Welcome to Debate Club, where Tim Grierson and Will Leitch, the hosts of the Grierson & Leitch podcast, tackle the greatest arguments in pop culture.
Tim Burton was an up-and-coming talent in the 1980s until Batman cemented his status as a major commercial filmmaker. From there, he developed his signature aesthetic … for better and worse. By the turn of the century, we might have grown tired of Burton’s shtick, but it was still exciting in the '90s.
Here's a look at the five best post-'80s Burton movies, before it all turned. There’s even a 2000s movie in here.
Sweeney Todd: The Demon Barber of Fleet Street (2007)
Burton's only live-action musical is grisly and dark and weird and might be the last film on which he truly took a big swing. Johnny Depp gets to haul out his rock-star moves, and it's got a terrific supporting cast, particularly Sacha Baron Cohen, who meets his demise in a particularly inventive way. Sweeney Todd isn't perfect, but it’s nice to see Burton going for it in a way he doesn't anymore.
Mars Attacks! (1996)
Mars Attacks! bombed spectacularly when it opened in December 1996... and, honestly, was anyone surprised? A sci-fi alien-invasion movie in which the aliens are way smarter than the Earthlings? A dark comedy that essentially argues that the human race ought to be destroyed? What kind of blockbuster is this?
Tim Burton indulges every misanthropic urge, giving us a dark, spiteful comedy that's the cinematic equivalent of that kid in the back of your grade-school class flipping the bird at the popular kids. Funny how, in recent years, Burton has stopped being the outcast and turned into the studio insider. That kid in the back of the classroom would be shocked.
Batman Returns (1992)
This, more than any other film, feels like Burton trying to get away with something, lathering on every whim and notion he can imagine in a massive big-budget Hollywood superhero movie. It's remarkable how today, in an age of huge superhero movies everywhere, Batman Returns feels like an ancient artifact as Burton takes the story of one of the most well-known fictional characters on Earth and turns him into an outcast weirdo like him. Not everything works, but it's just as bizarre and fascinating as it was when it first came out.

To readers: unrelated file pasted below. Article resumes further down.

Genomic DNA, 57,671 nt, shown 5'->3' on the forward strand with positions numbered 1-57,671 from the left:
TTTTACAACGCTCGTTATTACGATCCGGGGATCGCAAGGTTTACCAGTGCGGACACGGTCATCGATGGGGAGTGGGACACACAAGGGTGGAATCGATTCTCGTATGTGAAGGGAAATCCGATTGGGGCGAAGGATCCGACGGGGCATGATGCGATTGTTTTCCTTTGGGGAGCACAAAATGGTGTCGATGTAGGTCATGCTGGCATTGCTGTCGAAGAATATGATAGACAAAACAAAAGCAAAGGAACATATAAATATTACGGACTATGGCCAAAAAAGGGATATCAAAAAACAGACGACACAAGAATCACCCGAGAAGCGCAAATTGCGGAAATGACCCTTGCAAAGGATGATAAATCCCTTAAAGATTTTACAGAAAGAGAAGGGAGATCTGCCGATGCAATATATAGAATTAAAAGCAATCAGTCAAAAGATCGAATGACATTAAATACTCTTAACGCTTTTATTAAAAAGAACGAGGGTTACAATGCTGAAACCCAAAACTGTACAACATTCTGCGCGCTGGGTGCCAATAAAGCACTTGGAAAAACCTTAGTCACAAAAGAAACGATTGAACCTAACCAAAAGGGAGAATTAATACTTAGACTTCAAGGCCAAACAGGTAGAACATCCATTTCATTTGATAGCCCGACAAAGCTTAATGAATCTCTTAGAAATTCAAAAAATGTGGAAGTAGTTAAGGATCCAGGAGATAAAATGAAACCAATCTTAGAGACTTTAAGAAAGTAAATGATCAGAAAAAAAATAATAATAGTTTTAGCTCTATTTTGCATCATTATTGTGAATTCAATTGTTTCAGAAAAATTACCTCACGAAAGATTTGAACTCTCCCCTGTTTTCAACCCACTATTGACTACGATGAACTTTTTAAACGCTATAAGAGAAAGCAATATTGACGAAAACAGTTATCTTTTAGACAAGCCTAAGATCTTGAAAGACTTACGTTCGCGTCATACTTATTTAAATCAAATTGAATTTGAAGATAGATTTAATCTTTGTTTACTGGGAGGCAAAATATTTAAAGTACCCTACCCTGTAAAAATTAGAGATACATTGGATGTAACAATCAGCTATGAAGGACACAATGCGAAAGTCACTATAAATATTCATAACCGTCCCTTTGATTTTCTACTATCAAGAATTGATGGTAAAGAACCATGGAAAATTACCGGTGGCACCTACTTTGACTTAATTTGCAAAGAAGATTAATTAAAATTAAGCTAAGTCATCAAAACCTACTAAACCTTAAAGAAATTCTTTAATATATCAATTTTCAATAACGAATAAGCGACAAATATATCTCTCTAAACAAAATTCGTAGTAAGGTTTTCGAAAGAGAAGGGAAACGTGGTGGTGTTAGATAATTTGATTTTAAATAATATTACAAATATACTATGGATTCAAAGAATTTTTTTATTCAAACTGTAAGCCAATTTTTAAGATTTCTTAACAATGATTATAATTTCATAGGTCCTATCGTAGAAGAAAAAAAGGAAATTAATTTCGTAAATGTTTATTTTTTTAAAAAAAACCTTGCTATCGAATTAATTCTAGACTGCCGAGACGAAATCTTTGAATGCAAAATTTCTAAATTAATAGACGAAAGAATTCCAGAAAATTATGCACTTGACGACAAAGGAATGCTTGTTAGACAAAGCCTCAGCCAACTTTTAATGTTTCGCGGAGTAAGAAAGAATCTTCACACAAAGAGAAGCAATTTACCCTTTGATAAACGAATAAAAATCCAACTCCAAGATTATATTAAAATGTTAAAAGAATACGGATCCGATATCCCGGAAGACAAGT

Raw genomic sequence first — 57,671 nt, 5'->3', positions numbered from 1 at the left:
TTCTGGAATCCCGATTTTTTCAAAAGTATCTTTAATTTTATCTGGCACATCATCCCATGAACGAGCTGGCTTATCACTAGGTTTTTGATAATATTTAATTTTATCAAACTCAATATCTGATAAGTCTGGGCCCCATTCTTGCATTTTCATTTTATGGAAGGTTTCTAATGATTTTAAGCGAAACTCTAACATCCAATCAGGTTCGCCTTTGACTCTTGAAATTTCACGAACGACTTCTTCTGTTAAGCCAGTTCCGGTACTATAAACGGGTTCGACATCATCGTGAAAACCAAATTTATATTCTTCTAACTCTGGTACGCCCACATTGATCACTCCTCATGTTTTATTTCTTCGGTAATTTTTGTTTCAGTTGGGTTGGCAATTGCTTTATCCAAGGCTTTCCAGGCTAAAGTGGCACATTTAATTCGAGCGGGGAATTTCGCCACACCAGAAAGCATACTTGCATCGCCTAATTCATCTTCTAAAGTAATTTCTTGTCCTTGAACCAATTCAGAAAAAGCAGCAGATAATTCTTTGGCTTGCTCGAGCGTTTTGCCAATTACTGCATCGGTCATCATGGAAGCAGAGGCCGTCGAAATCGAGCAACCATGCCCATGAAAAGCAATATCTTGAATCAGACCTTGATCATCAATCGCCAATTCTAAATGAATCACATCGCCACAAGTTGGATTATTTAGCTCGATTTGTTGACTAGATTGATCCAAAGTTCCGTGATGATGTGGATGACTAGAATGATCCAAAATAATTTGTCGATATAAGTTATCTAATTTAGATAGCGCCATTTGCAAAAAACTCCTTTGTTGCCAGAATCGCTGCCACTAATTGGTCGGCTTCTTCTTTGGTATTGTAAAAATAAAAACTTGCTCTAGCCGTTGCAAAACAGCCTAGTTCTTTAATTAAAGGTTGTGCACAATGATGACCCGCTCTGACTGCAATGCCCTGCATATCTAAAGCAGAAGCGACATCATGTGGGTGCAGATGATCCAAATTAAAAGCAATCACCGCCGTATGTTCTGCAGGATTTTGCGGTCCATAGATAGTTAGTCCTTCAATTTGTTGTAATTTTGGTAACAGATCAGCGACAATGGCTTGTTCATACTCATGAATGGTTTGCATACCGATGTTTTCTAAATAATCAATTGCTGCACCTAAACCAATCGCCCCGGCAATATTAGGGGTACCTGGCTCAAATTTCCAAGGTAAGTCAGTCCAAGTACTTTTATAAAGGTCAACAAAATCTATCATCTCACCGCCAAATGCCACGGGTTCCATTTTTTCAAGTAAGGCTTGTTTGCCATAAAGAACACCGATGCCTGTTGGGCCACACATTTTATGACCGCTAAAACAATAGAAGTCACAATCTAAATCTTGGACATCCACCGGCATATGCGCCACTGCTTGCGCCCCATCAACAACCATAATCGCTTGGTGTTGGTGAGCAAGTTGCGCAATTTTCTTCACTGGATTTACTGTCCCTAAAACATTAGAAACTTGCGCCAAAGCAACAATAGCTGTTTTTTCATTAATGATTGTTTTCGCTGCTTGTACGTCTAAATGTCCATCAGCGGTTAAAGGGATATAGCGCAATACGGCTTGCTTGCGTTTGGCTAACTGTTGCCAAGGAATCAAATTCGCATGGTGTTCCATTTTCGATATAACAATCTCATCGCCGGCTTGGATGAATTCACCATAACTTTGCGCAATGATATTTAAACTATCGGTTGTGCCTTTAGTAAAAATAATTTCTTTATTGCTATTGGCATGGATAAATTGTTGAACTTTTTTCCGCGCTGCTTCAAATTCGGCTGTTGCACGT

Edward Scissorhands (1990)
Inspired by Burton's childhood in the suburban strangeness of Burbank, California, Edward Scissorhands is the filmmaker's most potent fairy tale, giving us an unlikely love story between a Pinocchio-like creation (Johnny Depp) and a real human woman (Winona Ryder), who sees in him something that's lacking in all the boys in her high school. Depp worked his blue-eyed soul to perfection as Edward, and Edward Scissorhands smartly mixes comedy, romance, and drama. Burton's anti-'burbs rancor may have lost some of its freshness over time, but the film's melancholy heart still beats strongly.
Ed Wood (1994)
Tim Burton came not to bury the super-schlocky director of Plan 9 From Outer Space but to praise him. As the filmmaker always insisted, he felt a kinship to Ed Wood: "When you're making a film it's like doing a painting: You have this weird sense of power and energy, and you feel — and you should feel — like you're making the best movie ever made." Indeed, while Edward D. Wood, Jr.'s movies are terrible, his enthusiasm for what he’s making is joyous and pure. Johnny Depp plays Wood as the eternal optimist, and Martin Landau won an Oscar giving us a Bela Lugosi who's both vain and poignant. Burton has always loved misfits, and Ed Wood is his warmest valentine to the oddballs who populate his films.